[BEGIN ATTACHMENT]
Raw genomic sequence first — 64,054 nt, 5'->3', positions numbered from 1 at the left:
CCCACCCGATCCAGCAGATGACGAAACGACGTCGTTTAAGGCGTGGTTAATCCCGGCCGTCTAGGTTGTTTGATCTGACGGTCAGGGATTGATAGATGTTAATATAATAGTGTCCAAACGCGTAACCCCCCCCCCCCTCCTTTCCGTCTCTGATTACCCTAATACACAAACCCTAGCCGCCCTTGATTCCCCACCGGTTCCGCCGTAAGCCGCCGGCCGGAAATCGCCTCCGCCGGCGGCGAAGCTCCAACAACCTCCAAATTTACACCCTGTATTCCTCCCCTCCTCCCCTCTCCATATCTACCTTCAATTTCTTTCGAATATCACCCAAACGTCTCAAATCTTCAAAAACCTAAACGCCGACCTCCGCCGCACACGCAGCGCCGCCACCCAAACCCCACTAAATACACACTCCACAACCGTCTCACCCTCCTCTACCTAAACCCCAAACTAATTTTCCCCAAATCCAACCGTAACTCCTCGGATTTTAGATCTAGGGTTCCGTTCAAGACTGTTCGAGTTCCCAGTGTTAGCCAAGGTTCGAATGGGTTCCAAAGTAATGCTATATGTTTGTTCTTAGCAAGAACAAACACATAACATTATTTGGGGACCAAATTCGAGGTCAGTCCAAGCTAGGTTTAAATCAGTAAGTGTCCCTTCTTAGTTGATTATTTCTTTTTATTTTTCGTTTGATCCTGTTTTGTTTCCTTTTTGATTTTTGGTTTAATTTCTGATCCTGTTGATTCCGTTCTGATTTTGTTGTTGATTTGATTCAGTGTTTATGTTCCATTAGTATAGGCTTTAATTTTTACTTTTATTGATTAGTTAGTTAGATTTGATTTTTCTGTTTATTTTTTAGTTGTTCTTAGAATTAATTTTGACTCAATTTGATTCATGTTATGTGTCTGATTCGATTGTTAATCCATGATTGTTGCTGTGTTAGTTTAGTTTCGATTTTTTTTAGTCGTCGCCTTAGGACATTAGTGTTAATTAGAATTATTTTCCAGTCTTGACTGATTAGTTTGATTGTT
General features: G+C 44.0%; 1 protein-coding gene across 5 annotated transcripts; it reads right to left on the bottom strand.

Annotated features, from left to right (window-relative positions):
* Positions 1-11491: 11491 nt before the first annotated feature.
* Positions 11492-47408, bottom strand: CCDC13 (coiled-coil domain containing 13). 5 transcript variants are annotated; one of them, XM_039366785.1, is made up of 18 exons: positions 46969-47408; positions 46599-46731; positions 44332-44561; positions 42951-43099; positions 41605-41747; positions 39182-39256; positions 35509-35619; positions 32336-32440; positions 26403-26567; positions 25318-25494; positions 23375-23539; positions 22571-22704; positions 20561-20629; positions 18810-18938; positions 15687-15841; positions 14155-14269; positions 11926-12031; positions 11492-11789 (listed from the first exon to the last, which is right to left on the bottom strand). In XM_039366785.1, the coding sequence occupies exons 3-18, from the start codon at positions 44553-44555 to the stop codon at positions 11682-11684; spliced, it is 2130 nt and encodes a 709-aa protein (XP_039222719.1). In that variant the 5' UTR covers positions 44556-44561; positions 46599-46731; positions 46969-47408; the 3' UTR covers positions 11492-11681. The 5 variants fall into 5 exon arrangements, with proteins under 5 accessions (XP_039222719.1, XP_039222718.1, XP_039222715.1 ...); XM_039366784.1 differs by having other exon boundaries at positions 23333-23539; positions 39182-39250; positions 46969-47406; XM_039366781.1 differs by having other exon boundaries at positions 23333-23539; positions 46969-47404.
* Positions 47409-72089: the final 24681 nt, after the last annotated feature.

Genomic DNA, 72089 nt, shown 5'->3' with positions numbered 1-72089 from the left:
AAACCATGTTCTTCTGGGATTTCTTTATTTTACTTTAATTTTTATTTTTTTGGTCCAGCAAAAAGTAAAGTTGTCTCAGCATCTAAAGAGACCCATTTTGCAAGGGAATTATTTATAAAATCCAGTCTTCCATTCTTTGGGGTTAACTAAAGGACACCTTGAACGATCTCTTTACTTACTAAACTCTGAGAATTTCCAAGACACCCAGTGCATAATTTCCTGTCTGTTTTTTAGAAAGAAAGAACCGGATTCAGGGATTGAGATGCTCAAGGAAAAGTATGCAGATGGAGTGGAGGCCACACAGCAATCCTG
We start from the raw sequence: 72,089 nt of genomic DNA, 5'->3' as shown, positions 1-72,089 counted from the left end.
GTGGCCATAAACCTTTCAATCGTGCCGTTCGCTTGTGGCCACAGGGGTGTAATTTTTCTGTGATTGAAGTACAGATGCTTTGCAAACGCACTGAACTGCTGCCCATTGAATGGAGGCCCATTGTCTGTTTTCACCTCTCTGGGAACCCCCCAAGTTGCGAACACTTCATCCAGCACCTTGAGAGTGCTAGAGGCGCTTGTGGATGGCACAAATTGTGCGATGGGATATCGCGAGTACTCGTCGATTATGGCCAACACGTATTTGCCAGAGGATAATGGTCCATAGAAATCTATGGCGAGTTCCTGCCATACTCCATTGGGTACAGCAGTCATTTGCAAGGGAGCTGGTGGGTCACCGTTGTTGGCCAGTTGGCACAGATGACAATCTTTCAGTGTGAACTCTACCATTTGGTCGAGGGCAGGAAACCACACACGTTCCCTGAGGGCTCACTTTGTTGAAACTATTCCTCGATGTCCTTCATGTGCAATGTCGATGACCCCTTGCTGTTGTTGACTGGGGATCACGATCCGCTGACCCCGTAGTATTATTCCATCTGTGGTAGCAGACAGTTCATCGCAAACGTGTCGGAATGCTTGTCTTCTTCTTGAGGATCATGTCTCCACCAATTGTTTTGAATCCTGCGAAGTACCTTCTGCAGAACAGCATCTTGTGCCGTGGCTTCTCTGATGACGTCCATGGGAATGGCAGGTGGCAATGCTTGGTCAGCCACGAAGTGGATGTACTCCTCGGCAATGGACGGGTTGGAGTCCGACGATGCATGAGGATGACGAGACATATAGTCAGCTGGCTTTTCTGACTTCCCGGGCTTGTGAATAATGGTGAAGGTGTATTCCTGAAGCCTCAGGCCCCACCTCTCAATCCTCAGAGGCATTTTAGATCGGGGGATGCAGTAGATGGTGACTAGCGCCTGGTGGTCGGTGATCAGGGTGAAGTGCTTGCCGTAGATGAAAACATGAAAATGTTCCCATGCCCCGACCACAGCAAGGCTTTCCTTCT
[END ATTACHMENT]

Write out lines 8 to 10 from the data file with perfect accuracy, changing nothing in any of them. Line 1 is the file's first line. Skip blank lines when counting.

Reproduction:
Genomic DNA, 72089 nt, shown 5'->3' with positions numbered 1-72089 from the left:
AAACCATGTTCTTCTGGGATTTCTTTATTTTACTTTAATTTTTATTTTTTTGGTCCAGCAAAAAGTAAAGTTGTCTCAGCATCTAAAGAGACCCATTTTGCAAGGGAATTATTTATAAAATCCAGTCTTCCATTCTTTGGGGTTAACTAAAGGACACCTTGAACGATCTCTTTACTTACTAAACTCTGAGAATTTCCAAGACACCCAGTGCATAATTTCCTGTCTGTTTTTTAGAAAGAAAGAACCGGATTCAGGGATTGAGATGCTCAAGGAAAAGTATGCAGATGGAGTGGAGGCCACACAGCAATCCTG
We start from the raw sequence: 72,089 nt of genomic DNA, 5'->3' as shown, positions 1-72,089 counted from the left end.